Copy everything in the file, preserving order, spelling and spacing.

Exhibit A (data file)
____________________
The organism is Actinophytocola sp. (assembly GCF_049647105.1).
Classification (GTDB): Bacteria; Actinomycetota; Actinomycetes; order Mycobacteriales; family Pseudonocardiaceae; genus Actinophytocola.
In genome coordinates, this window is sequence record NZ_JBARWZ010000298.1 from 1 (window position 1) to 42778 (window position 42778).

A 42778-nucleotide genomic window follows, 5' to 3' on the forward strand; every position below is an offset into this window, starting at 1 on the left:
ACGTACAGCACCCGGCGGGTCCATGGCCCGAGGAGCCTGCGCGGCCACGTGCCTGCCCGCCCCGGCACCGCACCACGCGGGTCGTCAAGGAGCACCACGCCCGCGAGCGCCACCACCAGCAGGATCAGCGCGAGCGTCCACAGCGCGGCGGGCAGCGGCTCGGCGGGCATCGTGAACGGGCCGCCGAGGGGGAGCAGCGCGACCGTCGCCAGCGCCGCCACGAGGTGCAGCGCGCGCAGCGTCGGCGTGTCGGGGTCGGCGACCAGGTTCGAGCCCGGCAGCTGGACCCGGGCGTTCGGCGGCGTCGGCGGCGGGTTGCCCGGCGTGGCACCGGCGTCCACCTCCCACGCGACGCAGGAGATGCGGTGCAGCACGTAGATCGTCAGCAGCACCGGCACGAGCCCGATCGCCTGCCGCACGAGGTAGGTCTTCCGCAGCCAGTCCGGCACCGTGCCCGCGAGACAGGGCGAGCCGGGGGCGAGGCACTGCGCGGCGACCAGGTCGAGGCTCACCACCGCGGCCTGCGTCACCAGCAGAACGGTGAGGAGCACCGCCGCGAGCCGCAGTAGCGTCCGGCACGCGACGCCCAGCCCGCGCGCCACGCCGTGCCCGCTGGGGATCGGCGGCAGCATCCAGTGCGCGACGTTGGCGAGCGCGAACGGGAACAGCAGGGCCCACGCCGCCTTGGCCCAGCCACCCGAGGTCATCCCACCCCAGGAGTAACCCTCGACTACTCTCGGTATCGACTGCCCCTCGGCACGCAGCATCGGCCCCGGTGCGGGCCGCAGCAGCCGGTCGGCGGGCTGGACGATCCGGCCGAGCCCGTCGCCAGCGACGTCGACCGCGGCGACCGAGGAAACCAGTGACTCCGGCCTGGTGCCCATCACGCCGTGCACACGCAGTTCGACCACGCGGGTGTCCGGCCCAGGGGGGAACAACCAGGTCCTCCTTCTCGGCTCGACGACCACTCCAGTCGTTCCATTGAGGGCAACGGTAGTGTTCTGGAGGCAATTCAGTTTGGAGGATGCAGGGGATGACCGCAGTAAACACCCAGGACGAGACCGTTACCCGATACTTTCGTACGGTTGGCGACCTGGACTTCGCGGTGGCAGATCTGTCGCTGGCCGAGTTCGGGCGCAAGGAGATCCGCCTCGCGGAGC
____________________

The organism is Actinophytocola sp. (assembly GCF_049647105.1).
Classification (GTDB): Bacteria; Actinomycetota; Actinomycetes; order Mycobacteriales; family Pseudonocardiaceae; genus Actinophytocola.
In genome coordinates, this window is sequence record NZ_JBARWZ010000298.1 from 1 (window position 1) to 42778 (window position 42778).

A 42778-nucleotide genomic window follows, 5' to 3' on the forward strand; every position below is an offset into this window, starting at 1 on the left:
ACGTACAGCACCCGGCGGGTCCATGGCCCGAGGAGCCTGCGCGGCCACGTGCCTGCCCGCCCCGGCACCGCACCACGCGGGTCGTCAAGGAGCACCACGCCCGCGAGCGCCACCACCAGCAGGATCAGCGCGAGCGTCCACAGCGCGGCGGGCAGCGGCTCGGCGGGCATCGTGAACGGGCCGCCGAGGGGGAGCAGCGCGACCGTCGCCAGCGCCGCCACGAGGTGCAGCGCGCGCAGCGTCGGCGTGTCGGGGTCGGCGACCAGGTTCGAGCCCGGCAGCTGGACCCGGGCGTTCGGCGGCGTCGGCGGCGGGTTGCCCGGCGTGGCACCGGCGTCCACCTCCCACGCGACGCAGGAGATGCGGTGCAGCACGTAGATCGTCAGCAGCACCGGCACGAGCCCGATCGCCTGCCGCACGAGGTAGGTCTTCCGCAGCCAGTCCGGCACCGTGCCCGCGAGACAGGGCGAGCCGGGGGCGAGGCACTGCGCGGCGACCAGGTCGAGGCTCACCACCGCGGCCTGCGTCACCAGCAGAACGGTGAGGAGCACCGCCGCGAGCCGCAGTAGCGTCCGGCACGCGACGCCCAGCCCGCGCGCCACGCCGTGCCCGCTGGGGATCGGCGGCAGCATCCAGTGCGCGACGTTGGCGAGCGCGAACGGGAACAGCAGGGCCCACGCCGCCTTGGCCCAGCCACCCGAGGTCATCCCACCCCAGGAGTAACCCTCGACTACTCTCGGTATCGACTGCCCCTCGGCACGCAGCATCGGCCCCGGTGCGGGCCGCAGCAGCCGGTCGGCGGGCTGGACGATCCGGCCGAGCCCGTCGCCAGCGACGTCGACCGCGGCGACCGAGGAAACCAGTGACTCCGGCCTGGTGCCCATCACGCCGTGCACACGCAGTTCGACCACGCGGGTGTCCGGCCCAGGGGGGAACAACCAGGTCCTCCTTCTCGGCTCGACGACCACTCCAGTCGTTCCATTGAGGGCAACGGTAGTGTTCTGGAGGCAATTCAGTTTGGAGGATGCAGGGGATGACCGCAGTAAACACCCAGGACGAGACCGTTACCCGATACTTTCGTACGGTTGGCGACCTGGACTTCGCGGTGGCAGATCTGTCGCTGGCCGAGTTCGGGCGCAAGGAGATCCGCCTCGCGGAGC